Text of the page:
Our dear friend Dr PC Thomas, founder of the Good Shepherd International School, Ooty is no longer with us. Here is my message to his daughter Julie Pradeesh. We are deeply saddened by his passing. May his soul rest in peace.
I spoke to your mother this morning to convey my heartfelt condolences on the passing of your Dad, our dear Dr. Thomas. It is difficult to believe he is no more with us. His benign and kindly, and yet so dynamic presence left such an indelible impact on all of us who knew him. Visiting GSIS was always such an invigorating and enlightening experience because we had a close-up view of his wise and visionary leadership. He was kindness personified to the South Asian Symphony Foundation and our young musicians. We will never forget his generous and giving spirit. I grieve with you and your family. My husband sends his sincere condolences too.
In Loving Memory by Arson Fahim, Kabul
Less than ten years ago, I would never have imagined this journey that music has taken me on. It has been a journey with ups and downs; with everything from joy and love, to pain and tears. There have been countless times where I’ve almost convinced myself to give up on this journey, to give up music. However, I’ve never managed to keep myself away from music for too long. It’s somehow always pulled me back. On the other hand, there have been certain milestones that were worth it all. Like the first time I performed in a concert, or the first time I played a Chopin Nocturne.
One of these milestones came in 2018 – when three students from the Afghanistan National Institute of Music (including myself) and our founder and director, Dr. Ahmad Sarmast, were invited to India for a week by the South Asian Symphony Foundation. This would be my first time performing outside Afghanistan and my first time on a plane! I was so excited that I was not able to sleep the night before our departure. This week would be one that I shall never forget.
Throughout the journey I wondered about where I was headed as I looked out of the plane window and admired the beauty of our vast yet small planet. When we reached the Good Shepherd International School in Ooty, I was astonished by everything, from the huge and beautiful campus surrounded by green mountains, to the weather.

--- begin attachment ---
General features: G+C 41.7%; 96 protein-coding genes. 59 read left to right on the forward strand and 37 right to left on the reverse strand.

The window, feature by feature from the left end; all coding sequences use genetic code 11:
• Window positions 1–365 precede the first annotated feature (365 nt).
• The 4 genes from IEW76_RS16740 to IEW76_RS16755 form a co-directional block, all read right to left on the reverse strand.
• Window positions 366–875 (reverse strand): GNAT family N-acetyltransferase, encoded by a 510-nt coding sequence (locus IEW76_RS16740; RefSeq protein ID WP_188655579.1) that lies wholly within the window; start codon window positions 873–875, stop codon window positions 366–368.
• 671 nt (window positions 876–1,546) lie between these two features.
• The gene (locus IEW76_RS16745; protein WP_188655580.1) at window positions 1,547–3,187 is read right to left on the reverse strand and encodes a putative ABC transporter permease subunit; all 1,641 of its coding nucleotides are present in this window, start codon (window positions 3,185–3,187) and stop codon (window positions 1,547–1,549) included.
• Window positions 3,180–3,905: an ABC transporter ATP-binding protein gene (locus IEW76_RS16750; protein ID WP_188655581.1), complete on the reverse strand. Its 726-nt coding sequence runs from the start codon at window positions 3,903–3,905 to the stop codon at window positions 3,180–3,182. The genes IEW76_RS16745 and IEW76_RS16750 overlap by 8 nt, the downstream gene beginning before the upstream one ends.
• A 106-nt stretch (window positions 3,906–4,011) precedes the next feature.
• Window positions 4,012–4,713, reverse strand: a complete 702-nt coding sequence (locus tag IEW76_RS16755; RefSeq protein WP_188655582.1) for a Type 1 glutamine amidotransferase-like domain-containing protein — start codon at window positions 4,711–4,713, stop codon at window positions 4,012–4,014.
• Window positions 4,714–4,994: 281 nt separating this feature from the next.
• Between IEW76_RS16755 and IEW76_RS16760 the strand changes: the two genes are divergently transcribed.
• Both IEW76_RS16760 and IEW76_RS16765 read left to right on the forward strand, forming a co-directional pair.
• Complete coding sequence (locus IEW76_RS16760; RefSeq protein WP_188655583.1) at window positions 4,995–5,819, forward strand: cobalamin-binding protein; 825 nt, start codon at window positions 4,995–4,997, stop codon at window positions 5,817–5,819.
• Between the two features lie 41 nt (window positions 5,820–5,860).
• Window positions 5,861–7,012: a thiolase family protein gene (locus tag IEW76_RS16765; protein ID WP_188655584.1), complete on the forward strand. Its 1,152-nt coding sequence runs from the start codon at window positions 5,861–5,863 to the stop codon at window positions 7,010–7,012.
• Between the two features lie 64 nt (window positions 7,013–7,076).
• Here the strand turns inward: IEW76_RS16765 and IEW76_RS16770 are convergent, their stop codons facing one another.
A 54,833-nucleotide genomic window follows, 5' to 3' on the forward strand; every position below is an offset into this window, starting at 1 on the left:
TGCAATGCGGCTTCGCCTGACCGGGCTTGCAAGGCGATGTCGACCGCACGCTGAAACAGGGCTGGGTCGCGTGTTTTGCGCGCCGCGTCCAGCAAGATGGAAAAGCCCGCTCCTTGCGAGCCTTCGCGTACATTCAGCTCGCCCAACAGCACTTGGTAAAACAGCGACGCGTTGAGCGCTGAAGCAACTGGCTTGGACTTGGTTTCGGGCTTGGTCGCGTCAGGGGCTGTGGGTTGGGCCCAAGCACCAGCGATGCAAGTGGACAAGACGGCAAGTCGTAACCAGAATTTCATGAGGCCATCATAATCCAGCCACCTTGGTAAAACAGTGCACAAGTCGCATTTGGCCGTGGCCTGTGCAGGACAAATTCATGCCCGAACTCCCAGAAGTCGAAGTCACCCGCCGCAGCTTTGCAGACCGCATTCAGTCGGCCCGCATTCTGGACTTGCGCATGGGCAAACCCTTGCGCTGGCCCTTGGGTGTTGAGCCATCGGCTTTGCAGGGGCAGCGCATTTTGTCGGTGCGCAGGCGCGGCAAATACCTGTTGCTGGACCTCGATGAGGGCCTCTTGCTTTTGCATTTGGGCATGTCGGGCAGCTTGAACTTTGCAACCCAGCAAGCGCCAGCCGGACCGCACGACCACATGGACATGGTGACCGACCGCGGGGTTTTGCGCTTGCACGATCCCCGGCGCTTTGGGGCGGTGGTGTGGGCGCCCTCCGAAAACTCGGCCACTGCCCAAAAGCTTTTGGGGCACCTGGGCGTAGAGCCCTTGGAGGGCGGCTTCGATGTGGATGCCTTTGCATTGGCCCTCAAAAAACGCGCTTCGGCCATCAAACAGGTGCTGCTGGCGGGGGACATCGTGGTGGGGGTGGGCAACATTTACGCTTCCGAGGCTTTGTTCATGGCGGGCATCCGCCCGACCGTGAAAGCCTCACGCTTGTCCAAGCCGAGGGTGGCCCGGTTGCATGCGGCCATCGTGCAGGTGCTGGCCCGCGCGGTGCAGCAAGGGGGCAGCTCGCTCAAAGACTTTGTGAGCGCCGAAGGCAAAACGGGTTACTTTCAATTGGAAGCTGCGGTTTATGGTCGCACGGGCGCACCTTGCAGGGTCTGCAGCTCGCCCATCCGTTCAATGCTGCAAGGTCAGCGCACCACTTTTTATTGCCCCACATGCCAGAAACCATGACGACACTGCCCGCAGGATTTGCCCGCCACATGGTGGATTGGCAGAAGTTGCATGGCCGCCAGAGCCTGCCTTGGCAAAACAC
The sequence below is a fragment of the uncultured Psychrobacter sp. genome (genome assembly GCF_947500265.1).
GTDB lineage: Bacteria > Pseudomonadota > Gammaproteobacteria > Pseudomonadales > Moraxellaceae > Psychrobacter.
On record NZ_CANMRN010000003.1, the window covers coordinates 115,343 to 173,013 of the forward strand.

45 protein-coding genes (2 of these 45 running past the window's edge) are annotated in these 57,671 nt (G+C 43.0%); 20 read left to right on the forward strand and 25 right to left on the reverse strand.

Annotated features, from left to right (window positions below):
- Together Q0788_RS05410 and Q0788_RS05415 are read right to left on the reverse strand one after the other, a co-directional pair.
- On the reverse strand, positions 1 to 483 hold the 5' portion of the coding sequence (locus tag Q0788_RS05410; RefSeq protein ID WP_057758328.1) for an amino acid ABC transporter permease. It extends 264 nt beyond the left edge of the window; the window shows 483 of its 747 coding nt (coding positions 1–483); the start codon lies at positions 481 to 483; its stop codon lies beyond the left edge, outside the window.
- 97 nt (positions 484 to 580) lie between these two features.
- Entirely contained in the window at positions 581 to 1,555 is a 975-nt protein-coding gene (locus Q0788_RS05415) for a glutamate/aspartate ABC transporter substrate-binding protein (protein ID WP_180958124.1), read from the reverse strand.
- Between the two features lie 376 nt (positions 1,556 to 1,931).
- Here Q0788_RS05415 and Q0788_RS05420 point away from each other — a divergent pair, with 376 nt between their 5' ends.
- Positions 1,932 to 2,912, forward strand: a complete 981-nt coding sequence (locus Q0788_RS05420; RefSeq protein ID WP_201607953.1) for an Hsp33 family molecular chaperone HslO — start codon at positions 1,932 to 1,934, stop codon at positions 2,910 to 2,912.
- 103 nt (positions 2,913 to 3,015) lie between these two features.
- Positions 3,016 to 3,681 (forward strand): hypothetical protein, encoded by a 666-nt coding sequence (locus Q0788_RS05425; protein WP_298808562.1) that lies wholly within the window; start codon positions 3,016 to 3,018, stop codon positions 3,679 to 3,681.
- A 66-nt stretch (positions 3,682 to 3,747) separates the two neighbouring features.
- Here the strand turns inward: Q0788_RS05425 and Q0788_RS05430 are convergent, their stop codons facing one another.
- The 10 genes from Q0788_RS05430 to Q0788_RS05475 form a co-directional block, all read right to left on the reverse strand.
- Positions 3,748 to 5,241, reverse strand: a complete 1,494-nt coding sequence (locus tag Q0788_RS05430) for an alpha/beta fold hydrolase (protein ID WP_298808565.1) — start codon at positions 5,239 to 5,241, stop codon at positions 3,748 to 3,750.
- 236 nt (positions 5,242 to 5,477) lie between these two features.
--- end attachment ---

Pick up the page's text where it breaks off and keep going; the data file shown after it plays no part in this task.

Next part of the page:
Over the week, I had the fortune to meet musicians from all over South Asia, to get to know the incredible students at the school, to make music with them and learn from them. I also had the privilege to get to know some of the faculty at the school, and meet the founder and principal, Dr. P. C. Thomas. As I met more and more students of the GSIS, I was impressed by their knowledge, their personalities, their hard work and passion for what they wanted to achieve. Dr. Thomas had created this incredible place that had all the facilities one could think of and amazing faculty that would help students become what they aspired to become.
The highlight of the week was definitely the day before we left. We had a concert where guest artists and students came together to perform. I was lucky enough to get to perform a couple of solo piano pieces that I had composed. At the end of the concert something very unexpected happened that would change the trajectory of my life. As Dr. Thomas came on stage for the closing remarks, he also invited me on stage and announced that he would sponsor my university education! The only word I’ve been able to find to describe that moment and how I felt is “surreal”.
Sadly, Dr. Thomas is no longer with us but I am certain that his memories will be cherished in the hearts of everyone who crossed paths with him, and in the hearts of all the students he helped shape into the people they are today. I am grateful and blessed to have met him and to have been trusted by him. He gave me something I really needed – confidence and hope. I like to think that Dr. Thomas saw something in me. I don’t know what it was, but I hope that I live up to his expectations.
I send my deepest condolences to everyone at SASF, to the students, faculty and staff of GSIS and to his family. May he rest in peace and may his loving memories bring us comfort.
Arson Fahim is a pianist, composer and conductor born in 2000. Though he is Afghan, he grew up as a refugee in Pakistan. Due to financial struggles in the family, he lived in an orphanage. The Afghan Child Education and Care Organisation was able to obtain a scholarship for him to study at the Beaconhouse School System until the 6th grade. He and his family then returned to Kabul, where he began to fulfil his dream of learning to play the piano. He became a student at the Afghan National Institute for Music (ANIM) where he has been a student for 9 years. Fahim also conducts the Afghan National Symphony Orchestra and has composed works for piano, voice and orchestra, which have been performed internationally. He was a featured speaker at the South Asian Symphony Orchestra – Chiragh’s Peace Notes concert in October 2019.